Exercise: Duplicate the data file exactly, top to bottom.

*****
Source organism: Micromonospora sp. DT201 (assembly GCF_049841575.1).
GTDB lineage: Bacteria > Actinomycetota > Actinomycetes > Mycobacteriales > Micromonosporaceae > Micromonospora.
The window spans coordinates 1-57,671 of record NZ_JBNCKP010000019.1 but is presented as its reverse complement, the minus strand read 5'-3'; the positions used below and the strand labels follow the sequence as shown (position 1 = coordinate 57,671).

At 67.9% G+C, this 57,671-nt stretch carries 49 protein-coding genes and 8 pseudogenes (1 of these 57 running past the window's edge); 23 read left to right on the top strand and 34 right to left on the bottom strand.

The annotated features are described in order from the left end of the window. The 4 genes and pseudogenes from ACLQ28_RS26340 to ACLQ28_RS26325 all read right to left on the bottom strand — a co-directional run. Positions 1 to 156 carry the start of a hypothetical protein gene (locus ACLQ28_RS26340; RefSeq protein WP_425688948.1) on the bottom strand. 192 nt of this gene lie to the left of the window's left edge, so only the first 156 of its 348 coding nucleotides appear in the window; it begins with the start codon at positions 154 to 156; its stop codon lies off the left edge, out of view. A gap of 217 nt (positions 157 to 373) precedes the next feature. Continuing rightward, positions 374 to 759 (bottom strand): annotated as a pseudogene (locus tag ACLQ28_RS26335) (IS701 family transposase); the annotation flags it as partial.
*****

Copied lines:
Source organism: Micromonospora sp. DT201 (assembly GCF_049841575.1).
GTDB lineage: Bacteria > Actinomycetota > Actinomycetes > Mycobacteriales > Micromonosporaceae > Micromonospora.
The window spans coordinates 1-57,671 of record NZ_JBNCKP010000019.1 but is presented as its reverse complement, the minus strand read 5'-3'; the positions used below and the strand labels follow the sequence as shown (position 1 = coordinate 57,671).

At 67.9% G+C, this 57,671-nt stretch carries 49 protein-coding genes and 8 pseudogenes (1 of these 57 running past the window's edge); 23 read left to right on the top strand and 34 right to left on the bottom strand.

The annotated features are described in order from the left end of the window. The 4 genes and pseudogenes from ACLQ28_RS26340 to ACLQ28_RS26325 all read right to left on the bottom strand — a co-directional run. Positions 1 to 156 carry the start of a hypothetical protein gene (locus ACLQ28_RS26340; RefSeq protein WP_425688948.1) on the bottom strand. 192 nt of this gene lie to the left of the window's left edge, so only the first 156 of its 348 coding nucleotides appear in the window; it begins with the start codon at positions 154 to 156; its stop codon lies off the left edge, out of view. A gap of 217 nt (positions 157 to 373) precedes the next feature. Continuing rightward, positions 374 to 759 (bottom strand): annotated as a pseudogene (locus tag ACLQ28_RS26335) (IS701 family transposase); the annotation flags it as partial.